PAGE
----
One of the most common questions asked by consumers is whether there is a "Cooling-off" period under California law. Virtually every car sale contract in California includes fine print that allows a dealer to demand return of the vehicle within 10 days. Unfortunately, consumers do not have the same right.
Consumers Right to Return a Vehicle
Buying a Cooling-Off Period: The 2-Day Right to Return
In California, you can buy a cooling-off period for a used vehicle that costs less than $40k, but it only lasts 2 days, and you have to buy it before you leave the dealership with the vehicle! Unsurprisingly, no one suspects that the shiny car on the lot will have problems within the first few days - if they did, would they buy it? We have looked at literally thousands of consumer vehicle purchases, and have never seen a deal where the consumer purchased the overpriced 2-day cooling-off period. Many dealers will tell you that you are not allowed to return the vehicle because you signed a form declining to purchase the expensive cooling-off period. This is a lie. Even if you did not buy the 2-day cooling off period, you may still be able to return your vehicle if the dealership did something wrong.
Right to Return a Vehicle Due To Dealer Misconduct
Virtually every illegal dealer practice discussed on this website may allow you to return your vehicle and get your money back.
Dealer’s Right to Demand Return
The standard California car contract only allows the dealer 10 days to find financing. If the dealer cannot honor your agreement, they must notify you that they are cancelling the contract. You must return the vehicle to the dealer. The only thing the dealer can do is take the car back, refund you 100% of your money, and return your trade-in vehicle, if you had one. The dealer cannot charge you for mileage. Sometimes a dealer will try to blame you, telling you that your bad credit is to blame, or that you must sign a new contract, or pay more money down, or pay a higher payment. These are all lies. Worse, dealers will threaten to keep some or all of your down payment, or to put a repossession on your credit. This is against the law.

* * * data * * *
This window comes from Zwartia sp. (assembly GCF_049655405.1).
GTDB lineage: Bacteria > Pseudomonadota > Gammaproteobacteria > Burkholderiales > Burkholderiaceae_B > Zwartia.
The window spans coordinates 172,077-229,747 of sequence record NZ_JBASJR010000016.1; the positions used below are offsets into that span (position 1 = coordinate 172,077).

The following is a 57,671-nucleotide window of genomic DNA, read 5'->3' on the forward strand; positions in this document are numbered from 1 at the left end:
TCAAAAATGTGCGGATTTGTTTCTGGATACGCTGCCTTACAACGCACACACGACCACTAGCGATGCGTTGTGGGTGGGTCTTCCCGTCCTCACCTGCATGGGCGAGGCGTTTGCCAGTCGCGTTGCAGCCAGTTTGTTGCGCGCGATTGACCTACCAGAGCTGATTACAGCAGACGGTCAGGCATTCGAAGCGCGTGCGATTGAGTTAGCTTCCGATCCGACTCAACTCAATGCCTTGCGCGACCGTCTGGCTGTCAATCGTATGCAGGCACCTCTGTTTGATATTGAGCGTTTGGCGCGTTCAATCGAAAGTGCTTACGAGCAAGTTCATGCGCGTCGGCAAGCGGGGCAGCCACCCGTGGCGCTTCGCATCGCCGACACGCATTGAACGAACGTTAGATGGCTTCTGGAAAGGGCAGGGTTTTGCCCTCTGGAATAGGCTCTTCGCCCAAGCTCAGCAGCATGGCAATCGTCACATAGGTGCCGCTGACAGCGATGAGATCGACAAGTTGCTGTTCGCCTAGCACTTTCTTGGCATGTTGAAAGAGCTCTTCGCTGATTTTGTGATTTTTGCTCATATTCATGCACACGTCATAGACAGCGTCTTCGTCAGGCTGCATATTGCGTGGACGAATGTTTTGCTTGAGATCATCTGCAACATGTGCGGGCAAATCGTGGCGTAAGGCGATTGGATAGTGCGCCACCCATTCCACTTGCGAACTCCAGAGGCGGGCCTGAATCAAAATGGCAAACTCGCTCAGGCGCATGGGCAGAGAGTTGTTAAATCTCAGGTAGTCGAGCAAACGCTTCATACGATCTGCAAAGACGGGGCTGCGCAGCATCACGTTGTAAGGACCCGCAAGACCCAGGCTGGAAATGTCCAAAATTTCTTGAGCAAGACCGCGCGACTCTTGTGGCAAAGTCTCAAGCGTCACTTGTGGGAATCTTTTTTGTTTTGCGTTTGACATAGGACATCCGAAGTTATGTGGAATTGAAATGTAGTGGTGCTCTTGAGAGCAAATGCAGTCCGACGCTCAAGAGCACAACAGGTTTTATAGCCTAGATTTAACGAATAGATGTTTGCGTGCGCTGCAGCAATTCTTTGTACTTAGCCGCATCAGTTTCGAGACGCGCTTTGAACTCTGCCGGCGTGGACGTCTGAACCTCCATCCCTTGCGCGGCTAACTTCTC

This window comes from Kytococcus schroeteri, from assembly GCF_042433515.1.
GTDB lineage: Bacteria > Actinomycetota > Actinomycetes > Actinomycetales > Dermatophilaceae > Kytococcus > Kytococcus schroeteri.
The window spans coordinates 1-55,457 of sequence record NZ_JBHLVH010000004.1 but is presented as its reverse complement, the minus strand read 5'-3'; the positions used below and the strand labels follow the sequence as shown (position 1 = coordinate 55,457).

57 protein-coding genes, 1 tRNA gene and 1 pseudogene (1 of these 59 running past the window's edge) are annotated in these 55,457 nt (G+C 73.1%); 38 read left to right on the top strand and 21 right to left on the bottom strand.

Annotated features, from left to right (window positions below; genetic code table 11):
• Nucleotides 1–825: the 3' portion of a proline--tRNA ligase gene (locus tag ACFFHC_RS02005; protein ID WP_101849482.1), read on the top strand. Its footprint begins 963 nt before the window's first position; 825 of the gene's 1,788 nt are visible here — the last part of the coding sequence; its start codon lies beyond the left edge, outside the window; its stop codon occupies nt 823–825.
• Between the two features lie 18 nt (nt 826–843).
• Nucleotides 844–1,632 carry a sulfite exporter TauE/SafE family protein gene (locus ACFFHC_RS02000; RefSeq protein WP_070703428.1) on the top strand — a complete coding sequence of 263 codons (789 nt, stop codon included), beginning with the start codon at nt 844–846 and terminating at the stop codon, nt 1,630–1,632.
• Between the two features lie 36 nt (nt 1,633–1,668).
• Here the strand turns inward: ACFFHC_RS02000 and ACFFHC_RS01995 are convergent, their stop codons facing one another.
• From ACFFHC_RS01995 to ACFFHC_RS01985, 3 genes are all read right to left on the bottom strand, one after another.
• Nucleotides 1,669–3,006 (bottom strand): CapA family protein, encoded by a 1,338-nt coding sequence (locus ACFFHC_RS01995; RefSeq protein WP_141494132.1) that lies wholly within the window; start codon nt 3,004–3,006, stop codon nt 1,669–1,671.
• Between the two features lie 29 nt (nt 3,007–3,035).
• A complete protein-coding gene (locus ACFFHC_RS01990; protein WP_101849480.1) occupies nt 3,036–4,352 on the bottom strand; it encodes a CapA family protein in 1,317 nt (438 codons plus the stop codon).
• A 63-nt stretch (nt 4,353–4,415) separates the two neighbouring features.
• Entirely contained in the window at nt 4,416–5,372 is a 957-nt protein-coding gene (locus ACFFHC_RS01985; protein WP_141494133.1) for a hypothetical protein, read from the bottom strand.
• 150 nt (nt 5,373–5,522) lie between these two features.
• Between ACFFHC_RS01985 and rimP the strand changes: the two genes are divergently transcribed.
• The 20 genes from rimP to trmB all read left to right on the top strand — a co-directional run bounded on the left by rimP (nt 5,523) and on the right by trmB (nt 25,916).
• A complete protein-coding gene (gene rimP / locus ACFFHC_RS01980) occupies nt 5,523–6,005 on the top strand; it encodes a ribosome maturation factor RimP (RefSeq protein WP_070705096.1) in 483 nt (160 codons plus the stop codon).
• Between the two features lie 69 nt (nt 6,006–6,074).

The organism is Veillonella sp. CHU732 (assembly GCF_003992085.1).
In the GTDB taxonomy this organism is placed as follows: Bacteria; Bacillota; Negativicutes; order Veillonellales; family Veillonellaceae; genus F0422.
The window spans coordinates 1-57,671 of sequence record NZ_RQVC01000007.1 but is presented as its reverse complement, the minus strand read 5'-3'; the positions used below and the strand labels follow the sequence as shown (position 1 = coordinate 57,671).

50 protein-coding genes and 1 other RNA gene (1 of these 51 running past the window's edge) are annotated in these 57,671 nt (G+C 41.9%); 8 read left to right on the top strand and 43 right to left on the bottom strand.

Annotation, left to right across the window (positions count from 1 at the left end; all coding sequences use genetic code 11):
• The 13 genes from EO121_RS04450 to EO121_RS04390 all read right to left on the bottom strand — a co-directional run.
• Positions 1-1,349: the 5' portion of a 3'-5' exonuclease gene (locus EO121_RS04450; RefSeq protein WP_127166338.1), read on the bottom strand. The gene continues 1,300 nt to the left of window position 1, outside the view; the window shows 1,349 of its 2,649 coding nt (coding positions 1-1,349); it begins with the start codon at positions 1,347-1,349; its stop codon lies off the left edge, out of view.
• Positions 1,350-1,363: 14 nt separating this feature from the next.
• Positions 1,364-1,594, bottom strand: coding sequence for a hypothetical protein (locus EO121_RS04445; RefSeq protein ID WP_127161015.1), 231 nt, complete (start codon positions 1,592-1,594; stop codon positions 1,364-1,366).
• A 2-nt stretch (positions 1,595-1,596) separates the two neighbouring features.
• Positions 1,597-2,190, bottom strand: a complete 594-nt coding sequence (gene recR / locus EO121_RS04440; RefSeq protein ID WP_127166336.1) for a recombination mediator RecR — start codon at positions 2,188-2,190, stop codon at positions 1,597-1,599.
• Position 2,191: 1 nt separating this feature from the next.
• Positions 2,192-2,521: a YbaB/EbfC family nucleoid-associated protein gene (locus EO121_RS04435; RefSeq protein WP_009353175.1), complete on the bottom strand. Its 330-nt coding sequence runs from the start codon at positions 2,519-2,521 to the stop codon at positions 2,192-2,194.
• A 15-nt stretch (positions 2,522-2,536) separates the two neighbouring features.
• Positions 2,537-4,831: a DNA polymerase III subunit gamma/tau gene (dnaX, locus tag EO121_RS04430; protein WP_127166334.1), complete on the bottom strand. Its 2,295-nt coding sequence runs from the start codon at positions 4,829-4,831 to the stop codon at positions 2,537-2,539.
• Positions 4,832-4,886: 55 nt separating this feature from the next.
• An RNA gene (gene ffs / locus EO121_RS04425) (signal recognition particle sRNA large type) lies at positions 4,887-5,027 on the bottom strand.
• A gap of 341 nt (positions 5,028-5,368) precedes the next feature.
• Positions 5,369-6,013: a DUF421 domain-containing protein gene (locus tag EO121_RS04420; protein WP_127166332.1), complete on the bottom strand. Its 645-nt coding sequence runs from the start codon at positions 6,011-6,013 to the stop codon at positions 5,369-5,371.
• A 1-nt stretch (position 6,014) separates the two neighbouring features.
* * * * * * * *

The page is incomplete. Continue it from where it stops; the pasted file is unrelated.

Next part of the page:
Dealers regularly sell vehicles without first getting consumers approved for a loan. This is called a “spot delivery.” In order to protect themselves, dealers insert fine print on the back of the contract that allows them to demand return of the vehicle if they cannot find financing. However, this right is limited, and is regularly abused. If the dealer does not tell you to return the vehicle within 10 days, the deal is final. After 10 days, the dealer cannot demand that you return the vehicle, unless you provided incorrect information on your credit application.
Over 10 Days
After 10 days, the deal is final. If a dealer tells you they could not find financing, it is the dealer’s problem, not yours. If the dealer cannot assign your loan to a bank, the dealer must be your bank. You must send your monthly payments to the dealer, just as if they were a bank. Many dealers will threaten repossession if you refuse to return the vehicle when they ask. If you pay the dealer as agreed, and they repossess your vehicle, the dealer is liable for the theft of your property (called “conversion”), and you may be entitled to damages, including punitive damages.